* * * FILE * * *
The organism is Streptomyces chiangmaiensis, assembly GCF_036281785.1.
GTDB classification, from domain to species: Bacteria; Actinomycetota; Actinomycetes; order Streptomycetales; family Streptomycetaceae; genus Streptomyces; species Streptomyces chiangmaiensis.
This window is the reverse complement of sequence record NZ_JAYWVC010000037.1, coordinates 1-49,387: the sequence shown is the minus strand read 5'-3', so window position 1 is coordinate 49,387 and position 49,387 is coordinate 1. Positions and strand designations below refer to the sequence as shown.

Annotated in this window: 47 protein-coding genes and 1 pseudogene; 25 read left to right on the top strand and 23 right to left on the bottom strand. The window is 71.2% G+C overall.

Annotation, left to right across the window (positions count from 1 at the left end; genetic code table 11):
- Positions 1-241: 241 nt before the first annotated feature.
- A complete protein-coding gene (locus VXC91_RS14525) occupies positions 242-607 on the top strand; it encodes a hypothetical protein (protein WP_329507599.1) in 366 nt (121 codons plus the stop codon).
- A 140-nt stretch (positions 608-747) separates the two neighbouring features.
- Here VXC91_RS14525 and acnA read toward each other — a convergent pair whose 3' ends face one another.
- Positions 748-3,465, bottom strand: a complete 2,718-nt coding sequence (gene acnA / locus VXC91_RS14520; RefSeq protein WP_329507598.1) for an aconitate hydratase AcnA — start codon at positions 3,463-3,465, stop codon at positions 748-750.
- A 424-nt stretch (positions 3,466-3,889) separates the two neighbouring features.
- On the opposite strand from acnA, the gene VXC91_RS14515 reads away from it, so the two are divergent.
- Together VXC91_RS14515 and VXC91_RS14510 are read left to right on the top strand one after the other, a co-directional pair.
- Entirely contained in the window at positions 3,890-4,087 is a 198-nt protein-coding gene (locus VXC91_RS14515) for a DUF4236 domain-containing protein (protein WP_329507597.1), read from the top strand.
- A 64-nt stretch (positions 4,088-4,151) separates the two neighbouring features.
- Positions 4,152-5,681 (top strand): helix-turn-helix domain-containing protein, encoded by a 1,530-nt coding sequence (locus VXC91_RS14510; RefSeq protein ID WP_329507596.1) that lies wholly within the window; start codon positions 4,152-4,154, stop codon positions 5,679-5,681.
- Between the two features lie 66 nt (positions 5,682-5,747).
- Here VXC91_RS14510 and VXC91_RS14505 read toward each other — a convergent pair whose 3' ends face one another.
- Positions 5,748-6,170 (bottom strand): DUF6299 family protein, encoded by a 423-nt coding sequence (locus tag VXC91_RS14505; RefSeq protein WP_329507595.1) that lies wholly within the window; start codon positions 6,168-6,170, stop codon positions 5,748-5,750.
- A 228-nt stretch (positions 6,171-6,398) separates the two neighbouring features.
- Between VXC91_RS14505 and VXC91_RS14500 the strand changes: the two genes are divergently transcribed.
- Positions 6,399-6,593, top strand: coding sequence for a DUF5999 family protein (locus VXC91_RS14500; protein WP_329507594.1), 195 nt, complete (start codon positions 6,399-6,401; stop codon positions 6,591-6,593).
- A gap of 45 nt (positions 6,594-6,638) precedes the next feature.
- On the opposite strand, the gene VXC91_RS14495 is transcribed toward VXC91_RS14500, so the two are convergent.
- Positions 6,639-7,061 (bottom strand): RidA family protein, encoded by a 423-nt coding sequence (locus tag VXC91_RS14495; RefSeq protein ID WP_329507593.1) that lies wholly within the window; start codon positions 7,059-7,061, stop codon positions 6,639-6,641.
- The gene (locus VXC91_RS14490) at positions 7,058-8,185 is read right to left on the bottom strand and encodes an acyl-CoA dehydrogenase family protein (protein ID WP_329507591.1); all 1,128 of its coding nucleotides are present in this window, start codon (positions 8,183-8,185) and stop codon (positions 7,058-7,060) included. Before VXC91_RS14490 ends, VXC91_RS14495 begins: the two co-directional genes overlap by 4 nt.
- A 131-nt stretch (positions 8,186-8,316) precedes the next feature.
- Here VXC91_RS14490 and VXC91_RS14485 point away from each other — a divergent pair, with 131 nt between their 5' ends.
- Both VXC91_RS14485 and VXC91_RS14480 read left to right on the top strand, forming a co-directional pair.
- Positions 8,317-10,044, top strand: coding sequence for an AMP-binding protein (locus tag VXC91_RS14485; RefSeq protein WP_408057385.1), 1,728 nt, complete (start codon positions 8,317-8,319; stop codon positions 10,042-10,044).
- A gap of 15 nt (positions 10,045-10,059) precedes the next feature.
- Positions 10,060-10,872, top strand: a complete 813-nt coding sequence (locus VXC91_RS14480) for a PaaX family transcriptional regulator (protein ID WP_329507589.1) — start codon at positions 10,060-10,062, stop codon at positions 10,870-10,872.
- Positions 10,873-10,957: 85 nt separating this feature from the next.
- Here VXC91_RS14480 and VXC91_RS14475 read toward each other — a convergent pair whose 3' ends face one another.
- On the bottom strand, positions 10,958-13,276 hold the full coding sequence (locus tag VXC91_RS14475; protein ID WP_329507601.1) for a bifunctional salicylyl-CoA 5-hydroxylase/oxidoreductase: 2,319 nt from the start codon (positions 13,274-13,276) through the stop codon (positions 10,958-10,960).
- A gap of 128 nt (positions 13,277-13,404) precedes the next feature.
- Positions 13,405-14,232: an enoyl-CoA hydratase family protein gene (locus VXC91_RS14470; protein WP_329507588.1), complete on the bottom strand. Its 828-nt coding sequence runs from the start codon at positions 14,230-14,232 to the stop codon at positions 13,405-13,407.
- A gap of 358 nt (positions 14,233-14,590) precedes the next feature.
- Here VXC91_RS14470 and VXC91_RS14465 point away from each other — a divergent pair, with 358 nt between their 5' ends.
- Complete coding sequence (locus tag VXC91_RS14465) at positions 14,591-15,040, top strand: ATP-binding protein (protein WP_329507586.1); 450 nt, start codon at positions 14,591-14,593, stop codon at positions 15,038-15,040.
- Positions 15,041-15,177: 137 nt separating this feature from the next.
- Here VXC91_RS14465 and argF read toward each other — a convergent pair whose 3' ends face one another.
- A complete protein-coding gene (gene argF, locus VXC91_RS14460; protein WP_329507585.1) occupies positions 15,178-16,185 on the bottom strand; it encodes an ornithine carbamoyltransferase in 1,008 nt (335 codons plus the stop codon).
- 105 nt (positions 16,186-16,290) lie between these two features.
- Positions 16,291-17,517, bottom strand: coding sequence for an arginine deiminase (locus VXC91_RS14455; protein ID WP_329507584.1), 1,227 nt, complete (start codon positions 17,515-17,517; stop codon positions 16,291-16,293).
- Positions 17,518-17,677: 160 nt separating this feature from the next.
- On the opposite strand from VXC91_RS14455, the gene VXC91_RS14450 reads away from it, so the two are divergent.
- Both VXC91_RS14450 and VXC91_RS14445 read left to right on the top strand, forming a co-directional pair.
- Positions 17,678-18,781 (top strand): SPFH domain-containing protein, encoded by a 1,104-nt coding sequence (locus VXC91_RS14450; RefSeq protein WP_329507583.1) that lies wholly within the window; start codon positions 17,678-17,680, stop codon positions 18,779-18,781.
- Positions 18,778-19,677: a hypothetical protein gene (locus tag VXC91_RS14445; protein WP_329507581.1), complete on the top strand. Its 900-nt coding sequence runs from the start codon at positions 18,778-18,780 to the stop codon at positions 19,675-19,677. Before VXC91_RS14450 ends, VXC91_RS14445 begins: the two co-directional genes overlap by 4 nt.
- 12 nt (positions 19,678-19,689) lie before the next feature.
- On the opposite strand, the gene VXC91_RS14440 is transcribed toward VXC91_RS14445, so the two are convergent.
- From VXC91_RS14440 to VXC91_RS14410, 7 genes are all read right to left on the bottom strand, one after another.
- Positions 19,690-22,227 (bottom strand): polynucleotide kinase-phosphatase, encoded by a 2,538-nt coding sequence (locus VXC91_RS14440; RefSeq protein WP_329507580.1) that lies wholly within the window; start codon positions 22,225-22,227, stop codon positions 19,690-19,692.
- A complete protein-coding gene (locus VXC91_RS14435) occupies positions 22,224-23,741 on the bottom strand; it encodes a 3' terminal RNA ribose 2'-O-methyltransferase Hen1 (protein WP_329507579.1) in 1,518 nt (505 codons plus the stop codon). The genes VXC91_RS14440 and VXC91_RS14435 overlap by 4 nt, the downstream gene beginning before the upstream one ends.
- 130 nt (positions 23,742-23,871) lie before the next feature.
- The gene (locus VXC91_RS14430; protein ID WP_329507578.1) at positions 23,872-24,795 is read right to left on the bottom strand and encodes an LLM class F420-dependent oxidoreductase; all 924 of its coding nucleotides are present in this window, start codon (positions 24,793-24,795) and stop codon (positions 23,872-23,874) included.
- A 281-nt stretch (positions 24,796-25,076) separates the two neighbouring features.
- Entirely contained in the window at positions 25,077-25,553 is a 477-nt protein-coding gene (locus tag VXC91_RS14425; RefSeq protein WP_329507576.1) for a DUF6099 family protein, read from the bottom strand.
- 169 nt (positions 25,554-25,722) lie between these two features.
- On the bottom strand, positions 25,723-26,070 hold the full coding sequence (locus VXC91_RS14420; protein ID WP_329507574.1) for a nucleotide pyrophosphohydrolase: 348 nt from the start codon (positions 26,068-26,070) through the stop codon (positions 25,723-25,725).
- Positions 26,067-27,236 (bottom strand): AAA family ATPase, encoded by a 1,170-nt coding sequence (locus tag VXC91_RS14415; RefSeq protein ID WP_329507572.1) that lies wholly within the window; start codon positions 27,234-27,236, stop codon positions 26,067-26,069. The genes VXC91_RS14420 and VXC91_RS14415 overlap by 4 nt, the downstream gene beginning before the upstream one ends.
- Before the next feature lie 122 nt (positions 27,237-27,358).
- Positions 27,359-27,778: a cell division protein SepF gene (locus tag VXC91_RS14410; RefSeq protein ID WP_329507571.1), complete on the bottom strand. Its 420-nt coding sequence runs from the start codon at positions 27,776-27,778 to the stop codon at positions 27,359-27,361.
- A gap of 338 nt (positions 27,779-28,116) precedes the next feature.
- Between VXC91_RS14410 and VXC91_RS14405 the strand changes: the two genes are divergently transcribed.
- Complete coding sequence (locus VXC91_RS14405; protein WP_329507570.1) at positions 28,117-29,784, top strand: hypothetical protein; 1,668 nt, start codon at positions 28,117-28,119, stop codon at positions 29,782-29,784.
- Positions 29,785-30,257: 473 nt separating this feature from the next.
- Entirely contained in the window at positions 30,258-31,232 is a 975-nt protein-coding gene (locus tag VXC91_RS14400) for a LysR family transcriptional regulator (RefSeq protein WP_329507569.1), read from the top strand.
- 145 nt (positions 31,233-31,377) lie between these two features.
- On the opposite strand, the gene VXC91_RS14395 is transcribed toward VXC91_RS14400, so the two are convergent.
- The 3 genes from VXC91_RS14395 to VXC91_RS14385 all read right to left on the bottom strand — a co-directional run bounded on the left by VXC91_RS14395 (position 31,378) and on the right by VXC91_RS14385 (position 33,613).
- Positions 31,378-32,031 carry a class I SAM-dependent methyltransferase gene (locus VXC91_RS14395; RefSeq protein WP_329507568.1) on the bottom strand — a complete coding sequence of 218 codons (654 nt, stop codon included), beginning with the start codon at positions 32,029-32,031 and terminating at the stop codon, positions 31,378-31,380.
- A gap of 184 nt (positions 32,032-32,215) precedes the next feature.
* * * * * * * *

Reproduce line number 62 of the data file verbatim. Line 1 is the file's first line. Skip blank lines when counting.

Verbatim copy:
- Positions 26,067-27,236 (bottom strand): AAA family ATPase, encoded by a 1,170-nt coding sequence (locus tag VXC91_RS14415; RefSeq protein ID WP_329507572.1) that lies wholly within the window; start codon positions 27,234-27,236, stop codon positions 26,067-26,069. The genes VXC91_RS14420 and VXC91_RS14415 overlap by 4 nt, the downstream gene beginning before the upstream one ends.